on New Year’s Eve in 2009. The estranged couple was in the midst of divorce when Shele Covlin was found dead in a bathtub. An autopsy revealed she had been strangled. Ms. Covlin reportedly feared for her safety and had an appointment with an attorney to change her will the next day according to court filings. Since her death, her husband, an unemployed backgammon expert, has been blocked from receiving any of her $1.0 million estate. She changed the beneficiaries of her $1.6 million insurance policy to her children the month before she died.
There are a litany of estate planning issues, but let’s focus on the major ones:
1. Changing a will and other documents during a divorce proceeding is always advisable if not prohibited by agreements between the parties or the domestic relations court.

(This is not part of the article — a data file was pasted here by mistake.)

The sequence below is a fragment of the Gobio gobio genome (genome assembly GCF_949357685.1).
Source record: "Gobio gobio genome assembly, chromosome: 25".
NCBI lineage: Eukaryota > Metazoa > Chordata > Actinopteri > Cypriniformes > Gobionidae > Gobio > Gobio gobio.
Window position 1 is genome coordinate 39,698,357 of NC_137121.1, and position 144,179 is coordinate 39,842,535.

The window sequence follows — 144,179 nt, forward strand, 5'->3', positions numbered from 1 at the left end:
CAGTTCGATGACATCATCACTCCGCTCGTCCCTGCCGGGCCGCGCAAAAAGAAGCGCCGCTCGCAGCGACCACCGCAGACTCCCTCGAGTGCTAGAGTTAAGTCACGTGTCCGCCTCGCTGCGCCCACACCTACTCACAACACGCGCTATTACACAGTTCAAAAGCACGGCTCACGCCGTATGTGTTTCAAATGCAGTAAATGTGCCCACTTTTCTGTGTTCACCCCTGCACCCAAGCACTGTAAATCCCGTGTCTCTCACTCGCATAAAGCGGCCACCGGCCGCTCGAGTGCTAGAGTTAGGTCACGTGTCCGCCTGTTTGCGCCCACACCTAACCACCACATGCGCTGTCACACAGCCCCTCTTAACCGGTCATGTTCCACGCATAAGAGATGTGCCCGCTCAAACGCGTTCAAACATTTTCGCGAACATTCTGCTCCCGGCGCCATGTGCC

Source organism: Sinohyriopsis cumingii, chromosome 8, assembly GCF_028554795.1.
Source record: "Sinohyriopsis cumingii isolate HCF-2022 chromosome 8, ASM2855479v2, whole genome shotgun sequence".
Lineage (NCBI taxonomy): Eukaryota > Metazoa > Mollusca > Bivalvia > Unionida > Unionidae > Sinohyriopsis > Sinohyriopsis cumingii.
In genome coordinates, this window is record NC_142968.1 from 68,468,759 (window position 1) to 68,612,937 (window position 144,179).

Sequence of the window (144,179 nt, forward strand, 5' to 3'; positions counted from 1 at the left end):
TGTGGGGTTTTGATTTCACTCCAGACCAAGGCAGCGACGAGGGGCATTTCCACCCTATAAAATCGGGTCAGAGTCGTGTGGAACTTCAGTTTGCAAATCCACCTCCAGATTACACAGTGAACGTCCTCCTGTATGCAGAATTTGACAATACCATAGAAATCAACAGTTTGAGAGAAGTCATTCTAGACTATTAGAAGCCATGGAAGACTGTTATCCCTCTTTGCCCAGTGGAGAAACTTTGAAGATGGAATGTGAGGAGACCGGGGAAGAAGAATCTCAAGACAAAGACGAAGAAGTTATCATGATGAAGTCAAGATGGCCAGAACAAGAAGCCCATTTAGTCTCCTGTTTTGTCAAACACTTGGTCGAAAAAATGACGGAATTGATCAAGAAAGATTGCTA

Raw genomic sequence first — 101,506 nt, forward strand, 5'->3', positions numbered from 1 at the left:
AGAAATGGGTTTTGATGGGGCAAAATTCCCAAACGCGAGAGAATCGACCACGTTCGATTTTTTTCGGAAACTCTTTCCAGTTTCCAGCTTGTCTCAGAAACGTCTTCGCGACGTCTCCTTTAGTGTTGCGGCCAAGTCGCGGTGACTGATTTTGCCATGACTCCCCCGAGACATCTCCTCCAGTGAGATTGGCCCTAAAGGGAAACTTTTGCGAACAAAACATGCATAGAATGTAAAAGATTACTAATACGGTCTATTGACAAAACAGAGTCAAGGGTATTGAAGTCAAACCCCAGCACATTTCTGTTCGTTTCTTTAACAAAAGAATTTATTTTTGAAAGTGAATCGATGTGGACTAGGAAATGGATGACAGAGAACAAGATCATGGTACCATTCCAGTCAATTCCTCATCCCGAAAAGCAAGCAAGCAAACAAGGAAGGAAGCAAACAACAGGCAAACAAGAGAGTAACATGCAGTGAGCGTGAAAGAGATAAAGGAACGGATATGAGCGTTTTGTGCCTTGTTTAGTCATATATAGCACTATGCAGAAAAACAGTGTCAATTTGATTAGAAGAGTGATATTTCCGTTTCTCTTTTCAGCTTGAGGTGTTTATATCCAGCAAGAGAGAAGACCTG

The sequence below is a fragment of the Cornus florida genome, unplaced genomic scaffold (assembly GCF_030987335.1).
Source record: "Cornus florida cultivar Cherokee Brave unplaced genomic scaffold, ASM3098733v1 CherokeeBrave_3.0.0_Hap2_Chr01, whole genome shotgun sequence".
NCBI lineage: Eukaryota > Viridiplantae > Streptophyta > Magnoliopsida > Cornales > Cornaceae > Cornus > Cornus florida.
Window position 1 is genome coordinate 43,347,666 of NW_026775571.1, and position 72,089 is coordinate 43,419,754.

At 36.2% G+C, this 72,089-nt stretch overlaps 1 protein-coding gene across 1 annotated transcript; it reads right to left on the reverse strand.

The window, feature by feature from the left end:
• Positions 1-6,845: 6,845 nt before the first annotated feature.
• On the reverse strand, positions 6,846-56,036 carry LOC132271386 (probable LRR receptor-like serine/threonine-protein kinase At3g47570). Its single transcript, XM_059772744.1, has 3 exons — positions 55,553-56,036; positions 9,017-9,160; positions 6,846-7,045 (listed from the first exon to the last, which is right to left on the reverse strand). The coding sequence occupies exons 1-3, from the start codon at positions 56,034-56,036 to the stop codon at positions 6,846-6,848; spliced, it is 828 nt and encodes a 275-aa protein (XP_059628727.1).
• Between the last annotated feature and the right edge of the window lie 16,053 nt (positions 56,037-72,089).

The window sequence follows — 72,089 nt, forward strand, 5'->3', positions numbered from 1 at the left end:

2. Simply changing a will can allow the other spouse to inherit up to one third of the probate estate if the spouse elects to take the elective share provided by statute. Transferring the assets to a trust would be a more effective means of disinheriting a divorcing spouse.
3. If convicted of murder, the husband will lose all benefits to his deceased wife’s estate under NY’s Slayer Statute.
4. Am I the only one who doubts that Shele Covlin had an appointment on New Year’s Day to change her estate plan? The day after perhaps, but not on New Year’s Day.